Both officials, who asked not to be identified because the investigation is still under way, said they were unaware of any evidence linking him to China. The questions about whether he had contact with Chinese or any other foreign intelligence officials are based on the circumstantial evidence of his flight to Hong Kong, they said.
The officials added that Snowden also may be the idealistic whistle-blower he claims to be and nothing more.
“I’m neither traitor nor hero,” Snowden said in an interview published in the South China Morning Post. “I’m an American.”
Along with an investigation of the technical aspects of how Snowden acquired the leaked information, the two officials said, the counterintelligence inquiry into Snowden will include a review of his finances, his communications and movements. It also will include a search for any evidence of sexual entrapment or blackmail, techniques the officials said are used frequently by China to recruit agents.
The two officials and a retired U.S. official, who also asked not to be identified discussing classified matters, said that despite the administration’s public focus on Chinese efforts to breach computer networks, much of China’s spying uses traditional low-tech techniques or a combination of both, such as recruiting agents to steal information using thumb drives.
Public opinion on Snowden and the classified programs is split, according to a recent survey by Time magazine. Forty-eight percent of those surveyed by Time approve of the surveillance programs while 44 percent disapprove -- a statistical tie in the poll, which had a 4 percentage point margin of error.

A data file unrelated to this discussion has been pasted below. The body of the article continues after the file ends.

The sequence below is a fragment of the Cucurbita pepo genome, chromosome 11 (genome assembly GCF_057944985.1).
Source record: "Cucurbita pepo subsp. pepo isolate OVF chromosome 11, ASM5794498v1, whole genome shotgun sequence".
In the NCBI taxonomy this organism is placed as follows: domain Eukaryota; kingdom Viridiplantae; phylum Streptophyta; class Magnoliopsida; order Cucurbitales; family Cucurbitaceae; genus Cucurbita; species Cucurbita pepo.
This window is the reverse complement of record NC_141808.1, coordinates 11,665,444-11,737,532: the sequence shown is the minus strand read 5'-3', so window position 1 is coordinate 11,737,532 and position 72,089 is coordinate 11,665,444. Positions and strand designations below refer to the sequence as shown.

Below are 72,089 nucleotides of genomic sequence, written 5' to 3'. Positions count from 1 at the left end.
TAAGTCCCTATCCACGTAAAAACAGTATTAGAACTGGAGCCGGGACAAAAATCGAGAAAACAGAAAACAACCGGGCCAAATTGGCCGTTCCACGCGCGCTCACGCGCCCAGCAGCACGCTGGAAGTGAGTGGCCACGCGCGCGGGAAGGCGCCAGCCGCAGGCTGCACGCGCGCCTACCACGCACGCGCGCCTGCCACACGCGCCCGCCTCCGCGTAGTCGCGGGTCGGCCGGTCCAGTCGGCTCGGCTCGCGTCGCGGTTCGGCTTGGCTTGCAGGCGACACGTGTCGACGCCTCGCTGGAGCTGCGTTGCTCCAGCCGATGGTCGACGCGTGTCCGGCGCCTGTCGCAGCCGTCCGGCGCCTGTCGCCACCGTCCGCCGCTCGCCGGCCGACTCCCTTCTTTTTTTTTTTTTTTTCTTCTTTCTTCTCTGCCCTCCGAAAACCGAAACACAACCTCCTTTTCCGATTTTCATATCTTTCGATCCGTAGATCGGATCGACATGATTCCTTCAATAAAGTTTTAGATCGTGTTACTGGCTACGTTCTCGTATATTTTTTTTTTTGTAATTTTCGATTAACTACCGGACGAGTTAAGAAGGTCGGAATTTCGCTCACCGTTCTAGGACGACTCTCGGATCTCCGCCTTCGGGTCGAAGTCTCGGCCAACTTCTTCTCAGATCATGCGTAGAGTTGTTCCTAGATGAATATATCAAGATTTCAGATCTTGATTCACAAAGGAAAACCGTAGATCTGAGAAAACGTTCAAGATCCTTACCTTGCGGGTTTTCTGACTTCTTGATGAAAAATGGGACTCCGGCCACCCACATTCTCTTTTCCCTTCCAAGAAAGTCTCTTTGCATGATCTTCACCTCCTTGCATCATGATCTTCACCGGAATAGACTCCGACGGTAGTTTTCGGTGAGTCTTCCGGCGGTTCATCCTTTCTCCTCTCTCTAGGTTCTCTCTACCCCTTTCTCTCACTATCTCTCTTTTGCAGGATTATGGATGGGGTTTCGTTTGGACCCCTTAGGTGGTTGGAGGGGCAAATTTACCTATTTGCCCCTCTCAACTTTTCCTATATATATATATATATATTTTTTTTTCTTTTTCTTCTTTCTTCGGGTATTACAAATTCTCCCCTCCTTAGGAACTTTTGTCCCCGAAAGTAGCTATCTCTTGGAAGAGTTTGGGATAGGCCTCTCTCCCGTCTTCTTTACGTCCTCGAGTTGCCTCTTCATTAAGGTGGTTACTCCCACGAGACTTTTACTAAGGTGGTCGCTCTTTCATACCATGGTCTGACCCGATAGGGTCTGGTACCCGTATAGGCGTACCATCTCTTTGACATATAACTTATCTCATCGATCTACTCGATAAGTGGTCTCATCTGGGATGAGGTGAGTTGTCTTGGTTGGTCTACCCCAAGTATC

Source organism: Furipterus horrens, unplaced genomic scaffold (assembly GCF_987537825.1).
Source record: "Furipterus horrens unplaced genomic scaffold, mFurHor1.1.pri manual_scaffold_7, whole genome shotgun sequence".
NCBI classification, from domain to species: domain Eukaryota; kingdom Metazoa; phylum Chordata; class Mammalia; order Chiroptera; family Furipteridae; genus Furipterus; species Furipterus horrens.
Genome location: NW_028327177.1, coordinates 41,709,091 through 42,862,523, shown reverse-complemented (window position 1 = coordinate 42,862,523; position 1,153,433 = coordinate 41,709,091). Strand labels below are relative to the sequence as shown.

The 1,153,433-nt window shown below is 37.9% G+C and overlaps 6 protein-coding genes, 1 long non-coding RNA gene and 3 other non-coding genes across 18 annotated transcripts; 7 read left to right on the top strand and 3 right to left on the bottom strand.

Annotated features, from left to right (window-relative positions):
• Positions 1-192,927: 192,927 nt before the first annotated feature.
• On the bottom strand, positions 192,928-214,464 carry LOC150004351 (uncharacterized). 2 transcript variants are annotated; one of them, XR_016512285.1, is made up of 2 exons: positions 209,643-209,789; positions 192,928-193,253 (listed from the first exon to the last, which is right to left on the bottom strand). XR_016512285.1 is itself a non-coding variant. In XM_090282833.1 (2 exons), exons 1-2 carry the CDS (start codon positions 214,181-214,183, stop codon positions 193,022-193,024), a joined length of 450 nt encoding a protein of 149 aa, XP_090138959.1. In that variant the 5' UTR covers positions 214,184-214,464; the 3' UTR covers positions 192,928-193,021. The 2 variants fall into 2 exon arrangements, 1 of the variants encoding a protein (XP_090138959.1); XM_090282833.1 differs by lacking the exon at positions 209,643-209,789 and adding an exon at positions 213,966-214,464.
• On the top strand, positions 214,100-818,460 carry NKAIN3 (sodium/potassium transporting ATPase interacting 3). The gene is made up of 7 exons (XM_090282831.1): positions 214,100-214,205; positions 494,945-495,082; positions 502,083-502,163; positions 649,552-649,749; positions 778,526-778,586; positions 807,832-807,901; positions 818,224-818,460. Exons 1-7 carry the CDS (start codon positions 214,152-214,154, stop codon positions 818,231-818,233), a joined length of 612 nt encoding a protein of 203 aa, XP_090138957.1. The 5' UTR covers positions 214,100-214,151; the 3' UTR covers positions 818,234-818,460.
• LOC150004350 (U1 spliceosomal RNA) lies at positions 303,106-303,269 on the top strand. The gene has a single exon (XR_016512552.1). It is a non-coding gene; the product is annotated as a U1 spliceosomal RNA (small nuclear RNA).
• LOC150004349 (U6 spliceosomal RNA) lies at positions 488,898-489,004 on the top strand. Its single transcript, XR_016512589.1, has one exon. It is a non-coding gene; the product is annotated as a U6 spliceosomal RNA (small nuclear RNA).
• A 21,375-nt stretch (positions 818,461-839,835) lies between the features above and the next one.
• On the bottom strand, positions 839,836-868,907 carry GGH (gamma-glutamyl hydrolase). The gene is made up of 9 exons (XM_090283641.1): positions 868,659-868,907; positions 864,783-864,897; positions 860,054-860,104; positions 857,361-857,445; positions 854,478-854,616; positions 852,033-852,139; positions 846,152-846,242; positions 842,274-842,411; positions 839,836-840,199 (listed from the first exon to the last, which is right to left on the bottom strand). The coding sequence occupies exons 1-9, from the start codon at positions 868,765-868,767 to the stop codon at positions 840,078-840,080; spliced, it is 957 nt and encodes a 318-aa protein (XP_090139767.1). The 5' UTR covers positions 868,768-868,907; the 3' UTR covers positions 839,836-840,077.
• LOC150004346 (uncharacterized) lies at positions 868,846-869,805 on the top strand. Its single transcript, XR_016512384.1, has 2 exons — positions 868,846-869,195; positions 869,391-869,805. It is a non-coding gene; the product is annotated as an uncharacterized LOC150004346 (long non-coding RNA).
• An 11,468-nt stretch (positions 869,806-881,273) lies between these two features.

The same poll found that while 54 percent of those surveyed found that Snowden’s actions were a “good thing,” 53 percent said he should be prosecuted for the leaks.
Senator Ron Wyden, an Oregon Democrat who has asked for public hearings into the NSA’s surveillance program, said the administration needed to be clearer about why the surveillance program was necessary.
“When the intelligence community is making a case for a particular program that has significant impact on privacy rights, I believe it’s important that they describe what the unique value of that program is that they can’t obtain with other programs,” Wyden said in an interview.
At the request of lawmakers at today’s hearing, Mueller attempted to explain the scope of the information -- known as “metadata” -- collected by the NSA as part of the program. In one program, where telephone records are collected, intelligence officials have no access to the content of the calls without a warrant. They are able to see the phone numbers and the length of calls through the program, Mueller said.
Internet communications also wouldn’t contain the content of any message, Mueller said. That would include, for example, the subject line of an e-mail, he told lawmakers. Mueller said he coulnd’t say whether the government was able to obtain geographic location data, though he did say he was unaware of any database that would hold such information.
Mueller’s appearance on Capitol Hill came the day after General Keith Alexander, the head of the NSA, told a Senate committee that the programs had played a role in thwarting “dozens” of terror plots since their existence.
Mueller said the programs, had they existed at the time, might have aided law enforcement officials in the months before the Sept. 11, 2001, attacks on the U.S.
The U.S. might have been able to track a call made by one of the eventual hijackers located in San Diego, California, Khalid al-Mihdhar, to an identified al-Qaeda safehouse in Yemen.
“If we had the telephone number from Yemen, we would have matched it up to that telephone number in San Diego, got further legal process, identified al-Midhar,” Mueller said.